The people of the Niger Delta, under the aegis of Pan-Niger Delta Forum, have submitted 16 conditions to President Muhammadu Buhari, which the federal government must meet for lasting peace in the oil-rich region.
But the Minister of State for Petroleum Resources, Dr. Ibe Kachikwu, has stated that the president has asked for time to enable him come up with permanent and lasting solutions to the demands of critical stakeholders of the region.
King Alfred Diete-Spiff, the Amanayabo of Brass and Chairman of the Traditional Rulers Council in Bayelsa State, who presented the 16-point request at the Niger Delta stakeholders’ meeting with Buhari held at the State House yesterday, later told correspondents that although the people of Niger Delta were going about their businesses with smiles, there was deep seated anger behind the smiles.
Also at the briefing, elder statesman, Chief Edwin Clark, said the elders had the mandate of the whole Niger Delta people, including the militants and other agitators to discuss with the president.
They stated that all the bodies created by the federal government to ensure that the Niger Delta benefits from its huge resources had failed to deliver.
Fielding questions from journalists after the meeting with the president, Kachikwu said the dialogue with the militants was already yielding positive results.
“The reality is that as of today and this morning, we are producing at 2.1 million barrels per day. That is substantial. That would not have happened without efforts that went behind through the royal fathers and leaders, through to the militant leaders. A lot of behind-the-scenes engagements have taken place and will continue to take place,” he revealed.
He said part of the expectations by 2017 was to target zero attacks from militants, adding: “What that means is that it is going to be ongoing engagement. It will never finish.”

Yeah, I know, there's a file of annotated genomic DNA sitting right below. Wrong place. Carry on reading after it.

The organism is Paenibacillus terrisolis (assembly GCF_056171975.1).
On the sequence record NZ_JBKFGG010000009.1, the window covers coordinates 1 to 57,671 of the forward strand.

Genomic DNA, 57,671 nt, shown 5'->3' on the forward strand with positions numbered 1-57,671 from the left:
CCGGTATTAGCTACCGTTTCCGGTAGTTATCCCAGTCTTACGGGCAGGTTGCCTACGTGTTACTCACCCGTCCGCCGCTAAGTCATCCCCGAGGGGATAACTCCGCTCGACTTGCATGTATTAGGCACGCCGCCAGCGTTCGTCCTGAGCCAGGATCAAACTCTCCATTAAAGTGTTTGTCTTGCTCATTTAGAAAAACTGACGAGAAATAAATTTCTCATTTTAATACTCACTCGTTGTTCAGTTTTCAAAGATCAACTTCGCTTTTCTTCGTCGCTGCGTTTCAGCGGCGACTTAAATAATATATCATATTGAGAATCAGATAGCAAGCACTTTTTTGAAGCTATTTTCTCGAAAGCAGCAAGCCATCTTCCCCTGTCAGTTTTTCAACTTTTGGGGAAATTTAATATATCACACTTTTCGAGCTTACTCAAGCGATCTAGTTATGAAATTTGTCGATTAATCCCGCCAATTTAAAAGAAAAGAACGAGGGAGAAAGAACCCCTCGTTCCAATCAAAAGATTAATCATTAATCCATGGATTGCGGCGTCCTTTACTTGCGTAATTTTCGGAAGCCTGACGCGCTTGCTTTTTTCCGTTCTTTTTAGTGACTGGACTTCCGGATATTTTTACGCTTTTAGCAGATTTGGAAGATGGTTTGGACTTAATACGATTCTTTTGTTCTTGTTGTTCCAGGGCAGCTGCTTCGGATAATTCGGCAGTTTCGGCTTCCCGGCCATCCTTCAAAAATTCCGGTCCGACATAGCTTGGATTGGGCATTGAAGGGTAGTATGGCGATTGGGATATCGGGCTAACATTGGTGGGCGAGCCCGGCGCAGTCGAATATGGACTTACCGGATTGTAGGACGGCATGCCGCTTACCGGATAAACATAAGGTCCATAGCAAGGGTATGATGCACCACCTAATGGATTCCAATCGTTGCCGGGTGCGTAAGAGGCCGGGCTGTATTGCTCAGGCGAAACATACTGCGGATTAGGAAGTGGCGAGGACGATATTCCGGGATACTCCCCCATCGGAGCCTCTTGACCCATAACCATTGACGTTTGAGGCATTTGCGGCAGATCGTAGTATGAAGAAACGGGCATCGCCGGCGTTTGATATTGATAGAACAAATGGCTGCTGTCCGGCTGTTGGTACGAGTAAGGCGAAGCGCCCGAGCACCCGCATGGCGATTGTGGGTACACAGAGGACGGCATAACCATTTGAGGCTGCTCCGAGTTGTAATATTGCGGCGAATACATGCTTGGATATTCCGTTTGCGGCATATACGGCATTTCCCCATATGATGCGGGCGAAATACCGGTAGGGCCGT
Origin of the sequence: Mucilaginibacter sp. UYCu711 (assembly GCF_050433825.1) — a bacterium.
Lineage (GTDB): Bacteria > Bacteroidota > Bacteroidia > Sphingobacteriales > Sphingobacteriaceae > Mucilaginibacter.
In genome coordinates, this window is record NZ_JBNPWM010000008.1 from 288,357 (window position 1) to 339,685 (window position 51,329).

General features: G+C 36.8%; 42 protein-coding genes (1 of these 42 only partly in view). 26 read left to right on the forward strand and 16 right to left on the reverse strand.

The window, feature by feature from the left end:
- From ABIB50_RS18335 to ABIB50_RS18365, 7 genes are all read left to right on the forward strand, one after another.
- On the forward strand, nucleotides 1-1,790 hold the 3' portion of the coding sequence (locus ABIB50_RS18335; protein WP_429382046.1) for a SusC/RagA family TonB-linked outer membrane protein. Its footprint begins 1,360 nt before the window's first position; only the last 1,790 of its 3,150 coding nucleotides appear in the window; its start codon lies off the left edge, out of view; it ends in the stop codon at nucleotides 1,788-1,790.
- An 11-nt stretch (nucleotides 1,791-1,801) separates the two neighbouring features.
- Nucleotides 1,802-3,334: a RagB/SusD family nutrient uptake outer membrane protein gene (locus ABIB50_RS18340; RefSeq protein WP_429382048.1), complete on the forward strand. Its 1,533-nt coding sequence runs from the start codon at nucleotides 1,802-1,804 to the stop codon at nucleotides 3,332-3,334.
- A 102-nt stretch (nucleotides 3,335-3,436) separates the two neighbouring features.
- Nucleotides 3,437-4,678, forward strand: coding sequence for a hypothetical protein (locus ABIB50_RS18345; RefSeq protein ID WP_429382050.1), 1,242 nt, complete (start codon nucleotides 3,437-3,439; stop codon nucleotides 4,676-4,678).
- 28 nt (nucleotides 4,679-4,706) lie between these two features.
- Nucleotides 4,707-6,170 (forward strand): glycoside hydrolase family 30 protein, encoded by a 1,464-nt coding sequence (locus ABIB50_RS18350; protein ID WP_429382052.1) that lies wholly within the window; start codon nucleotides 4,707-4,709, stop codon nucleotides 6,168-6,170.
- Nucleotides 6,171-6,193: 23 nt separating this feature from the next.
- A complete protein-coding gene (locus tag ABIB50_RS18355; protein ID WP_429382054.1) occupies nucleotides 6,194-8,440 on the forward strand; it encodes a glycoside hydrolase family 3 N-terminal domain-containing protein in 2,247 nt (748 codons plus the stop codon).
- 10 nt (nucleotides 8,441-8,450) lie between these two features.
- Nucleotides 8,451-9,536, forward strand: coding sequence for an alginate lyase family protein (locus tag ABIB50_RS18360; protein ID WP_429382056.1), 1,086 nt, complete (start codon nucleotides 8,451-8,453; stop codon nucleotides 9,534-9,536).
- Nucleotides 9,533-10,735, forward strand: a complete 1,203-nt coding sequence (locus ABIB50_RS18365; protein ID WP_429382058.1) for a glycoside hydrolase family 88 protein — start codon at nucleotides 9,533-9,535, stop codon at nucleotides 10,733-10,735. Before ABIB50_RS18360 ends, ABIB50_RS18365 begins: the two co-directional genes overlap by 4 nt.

According to him, on a rolling basis, the Ministry of Petroleum would start quarterly meetings involving the oil companies.
The first meeting, he said, would take place in Uyo in December, adding that the venue of the meetings would move around from one state to another.
He said: “This afternoon, we had the privilege of having a meeting chaired by President Muhammadu Buhari. A meeting with Niger Delta stakeholders led by Chief Edwin Clark and Chief Alfred Diette Spiff.
“Five governors were in attendance – four in attendance, one represented. Some ministers were also in attendance. It was largely a courtesy call to bring to the front burner the issues of the Niger Delta and their concerns.
“And we spent time hearing from the Niger Delta leaders, in terms of their areas of concern and what they believe the federal government should do to bring down pressure and stress in the area and to reduce militancy to the barest minimum, if not completely eliminated.”
He described the meeting as a frank conversation. “It is the beginning of a process. We had over a hundred representatives. So it was a very well attended function.
“Opinions given were very honest, very frank and to the point. But I think at the end of the day, we exchanged enough thought processes to go back to the drawing board to begin a process of work,” he explained.
Chief Clark said the meeting was arranged by Kachikwu and was accepted by the elders.
He said that although there are many factions of militants, all of them agreed to meet and discuss the way forward.
“There are many factions. Some have their own built-up bases, hotels, and so on. But it was agreed that we should meet to galvanise, collapse all the agitations, all the interest groups into one and this is what we did.
“So we formed a central body known as Pan-Niger Delta Forum, with me as the leader and HRM Diette Spiff, a former governor of old Rivers State, and a former governor of Akwa Ibom, Arc. Obong Victor Attah, as the chairmen of the Central Working Committee that we will organise the visit and we invited all the interest groups and they came and what we saw today is a combination of all interest groups.